Whilst we can’t say that the dust has settled after the political upheaval in Andalucia, ‘visibility’ has improved, allowing us to take a peek.
There are basically five main actors; two of them made tremendous surges in votes and three of them sank back with one of them being the governing party in the Junta.
As in all elections, you will go cross-eyed trying to find a party leader that admits that they got a good trouncing, which is the case of the PP, for example, who yet again shed an important amount of seats in the parliament.
The PP leader, instead of resigning for failing, yet again, seems to think that he has scored some kind of victory and is demanding to be backed as the regional, Prime-Minister candidate.
Where as a little under a year ago his party mocked the socialist PM for knocking up a “Coalition of losers” to make up a majority for the Central Government, Juan Manuel Moreno now thinks it’s acceptable because he needs to knock up one himself. Such are politicians.
The incumbent Prime Minister, Susana Diaz, is refusing to resign after a disastrous debacle, because, as she points out, she won the elections; i.e., her party won more parliamentary seats than anybody else. Yes, it’s true, but like her PP counterpart, each time a regional election comes around, her party has another chunk carved off her parliamentary-seat quota.
Which brings us to the third loser, Adelante Andalucia (Podemos+IU). Long gone are the days when this anti-capitalist, far-left party looked as though they were going to make the PSOE (socialists) obsolete by overtaking them -in these elections they dropped down from 20 to 17 seats and to all intents and purposes appear to be a spent force themselves, destined to irrelevance.
Now, the bright and shiny Ciudadanos, the centre-right party which virtually doubled their seats from 12 to 21, are now faced with a dilemma: can they really afford to be seen rubbing shoulders with the unmentionable far-right Vox, which has just burst onto the scene, in order to form an alternative, coalition government (PP+Ciudadanos+Vox)? After all, the National Elections could be called at any moment if the present Central Government can’t get its 2019 Budget approved in Parliament. Will there more moderate voters desert them if they do appear too chummy with Vox?
So what they are doing is very clever: they say that their own candidate should be the Prime Minister, backed by the PP and with the socialists abstaining. If the socialist vote against, they say, then it will be the socialists’ fault that they have had to count on Vox to get their candidate elected.
The PP candidate, Juanma Moreno, upon hearing this idea, has spluttered that his party is the most voted one of the three right-wing parties and therefore he should be candidate, but as everybody else has pointed out, it is the PSOE that received most votes; not him, so evidently “being the most voted party” is no guarantee even by his own standards.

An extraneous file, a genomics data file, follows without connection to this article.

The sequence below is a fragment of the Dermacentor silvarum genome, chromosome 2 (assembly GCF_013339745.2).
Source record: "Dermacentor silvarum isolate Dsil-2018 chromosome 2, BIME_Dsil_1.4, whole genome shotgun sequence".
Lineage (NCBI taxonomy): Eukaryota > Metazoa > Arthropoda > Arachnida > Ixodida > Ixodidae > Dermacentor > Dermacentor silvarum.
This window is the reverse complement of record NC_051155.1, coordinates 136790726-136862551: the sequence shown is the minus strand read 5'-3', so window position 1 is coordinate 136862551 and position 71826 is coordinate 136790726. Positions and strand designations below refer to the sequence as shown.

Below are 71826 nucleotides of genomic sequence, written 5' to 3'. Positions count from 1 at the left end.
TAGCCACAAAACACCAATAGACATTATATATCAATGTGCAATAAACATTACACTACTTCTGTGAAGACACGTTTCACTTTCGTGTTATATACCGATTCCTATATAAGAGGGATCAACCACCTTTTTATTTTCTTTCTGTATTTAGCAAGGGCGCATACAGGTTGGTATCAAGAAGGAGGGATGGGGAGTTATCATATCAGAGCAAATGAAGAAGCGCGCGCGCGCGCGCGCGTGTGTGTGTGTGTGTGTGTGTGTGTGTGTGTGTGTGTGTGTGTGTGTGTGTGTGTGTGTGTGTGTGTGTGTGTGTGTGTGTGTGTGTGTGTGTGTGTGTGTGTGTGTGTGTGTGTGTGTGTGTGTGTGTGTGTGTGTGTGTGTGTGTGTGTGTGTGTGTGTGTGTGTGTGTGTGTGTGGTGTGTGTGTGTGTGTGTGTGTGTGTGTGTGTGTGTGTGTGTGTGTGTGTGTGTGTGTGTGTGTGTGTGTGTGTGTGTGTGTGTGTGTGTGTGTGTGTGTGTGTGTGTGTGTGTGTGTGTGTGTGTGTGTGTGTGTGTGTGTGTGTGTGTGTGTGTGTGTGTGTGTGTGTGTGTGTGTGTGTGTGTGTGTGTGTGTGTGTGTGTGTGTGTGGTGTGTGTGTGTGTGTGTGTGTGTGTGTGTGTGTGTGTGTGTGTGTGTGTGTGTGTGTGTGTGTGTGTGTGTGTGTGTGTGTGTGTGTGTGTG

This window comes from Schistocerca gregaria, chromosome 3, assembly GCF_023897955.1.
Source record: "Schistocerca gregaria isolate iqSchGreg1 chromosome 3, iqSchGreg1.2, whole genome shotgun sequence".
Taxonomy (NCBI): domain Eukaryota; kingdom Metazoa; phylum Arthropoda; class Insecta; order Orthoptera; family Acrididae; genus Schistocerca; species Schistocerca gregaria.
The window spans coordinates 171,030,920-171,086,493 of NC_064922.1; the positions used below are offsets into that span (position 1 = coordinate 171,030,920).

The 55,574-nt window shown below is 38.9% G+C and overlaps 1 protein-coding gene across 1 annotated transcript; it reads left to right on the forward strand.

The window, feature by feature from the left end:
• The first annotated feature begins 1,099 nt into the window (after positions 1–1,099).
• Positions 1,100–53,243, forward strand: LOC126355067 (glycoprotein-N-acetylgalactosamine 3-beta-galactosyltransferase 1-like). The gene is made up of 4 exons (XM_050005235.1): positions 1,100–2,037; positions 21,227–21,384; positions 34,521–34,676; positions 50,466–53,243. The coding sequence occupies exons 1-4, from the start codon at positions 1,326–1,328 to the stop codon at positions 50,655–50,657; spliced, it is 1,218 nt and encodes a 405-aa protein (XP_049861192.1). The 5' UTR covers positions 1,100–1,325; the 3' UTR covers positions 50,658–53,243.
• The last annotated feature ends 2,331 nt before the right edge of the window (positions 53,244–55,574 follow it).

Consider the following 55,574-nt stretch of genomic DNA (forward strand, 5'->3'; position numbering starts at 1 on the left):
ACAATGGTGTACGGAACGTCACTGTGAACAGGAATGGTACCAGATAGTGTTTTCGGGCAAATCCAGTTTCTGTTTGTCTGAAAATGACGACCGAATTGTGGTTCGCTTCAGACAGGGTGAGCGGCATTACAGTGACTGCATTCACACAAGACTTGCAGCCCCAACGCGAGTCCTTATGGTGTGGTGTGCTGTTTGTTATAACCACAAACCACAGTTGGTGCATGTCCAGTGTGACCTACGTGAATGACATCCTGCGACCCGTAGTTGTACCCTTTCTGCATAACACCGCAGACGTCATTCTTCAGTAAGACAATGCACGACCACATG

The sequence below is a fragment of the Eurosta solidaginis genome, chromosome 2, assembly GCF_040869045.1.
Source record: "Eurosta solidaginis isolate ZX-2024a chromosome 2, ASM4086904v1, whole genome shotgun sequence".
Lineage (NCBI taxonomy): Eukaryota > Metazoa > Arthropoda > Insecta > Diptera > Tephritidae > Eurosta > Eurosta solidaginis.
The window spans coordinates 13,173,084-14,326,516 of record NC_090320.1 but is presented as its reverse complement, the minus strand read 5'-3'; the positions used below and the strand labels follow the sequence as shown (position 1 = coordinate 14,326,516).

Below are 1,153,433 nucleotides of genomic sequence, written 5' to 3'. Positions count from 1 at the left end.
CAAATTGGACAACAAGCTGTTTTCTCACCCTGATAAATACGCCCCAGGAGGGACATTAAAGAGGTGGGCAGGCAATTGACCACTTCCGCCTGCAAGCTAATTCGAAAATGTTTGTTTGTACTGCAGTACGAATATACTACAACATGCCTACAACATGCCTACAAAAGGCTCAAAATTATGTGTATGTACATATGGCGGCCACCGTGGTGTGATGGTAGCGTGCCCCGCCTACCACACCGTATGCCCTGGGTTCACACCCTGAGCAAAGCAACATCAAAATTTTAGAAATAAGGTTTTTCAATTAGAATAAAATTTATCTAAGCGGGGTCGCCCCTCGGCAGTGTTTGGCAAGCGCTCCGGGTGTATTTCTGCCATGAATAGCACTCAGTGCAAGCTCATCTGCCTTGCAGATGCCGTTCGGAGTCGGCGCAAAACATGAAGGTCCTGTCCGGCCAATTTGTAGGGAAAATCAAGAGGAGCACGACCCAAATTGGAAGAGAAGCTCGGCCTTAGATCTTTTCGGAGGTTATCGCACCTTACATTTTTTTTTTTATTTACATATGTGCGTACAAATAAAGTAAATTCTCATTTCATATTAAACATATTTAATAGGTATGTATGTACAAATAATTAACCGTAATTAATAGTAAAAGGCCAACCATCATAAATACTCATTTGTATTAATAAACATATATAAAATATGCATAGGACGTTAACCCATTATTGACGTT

So what of Vox – enter Darth Vader stage left. The mathematics of the elections results clearly show that it was not just a case of left-wing voters not bothering to vote but that Vox received a vote transfer from socialist voters, the PP and even the far-left Adelante Andalucía party (*gasp!*)
Like all far-denomination, political groups, be they left or right, they’re not somebody that you would like to see your daughter bring home for tea. Vox is misogynist: they want to ban abortions for any reason and they want to abolish public funding for women-help associations. But, they want to do away with regional governments, which makes a lot of sense to even far-left voters because, let’s face it, the two extremities meet up on the reverse side of the political spectrum.
So what is likely to happen? There will be weeks of wrangling. Vox does not want any part of a possible coalition government (i.e., ministries) because they are against the existence of regional governments, full stop, but that won’t stop them voting in favour of a right-wing coalition if the socialists try to prevent one.
There is no way that the socialists will abstain if PP and Ciudadanos make a coalition government, so Vox will be needed to counter the left-wing block. Ciudadanos will cede the premiership to PP eventually, just as soon as the socialists allow them to do so without losing face, by voting against a purely PP+Ciudadanos coalitions.
So, we will eventually have a PP+Ciudadanos coalition, backed by Vox with Juanma Moreno becoming the first (and last) PP Prime Minister of Andalucia. Why do I say last? Because Vox is now sitting back with its arms folded behind its head, secure in the knowledge that its importance will grow in the European Elections, grow in the Municipal Elections and grow in the National Elections, and all the while the PP will dwindle away into insignificance, absorbed by Ciudadanos and Vox (*sniff!*).
What does this mean for you; what changes can you expect, a foreigner, living as a resident in Andalucia? Not a sausage! Oh, it will very probably mean the end of Inheritance Tax in Andalucia, but apart from that, life will go on as usual.
But then again, if you are a Brit, you’re probably chewing you nails over the bloody stupid Brexit, which of course will affect you greatly.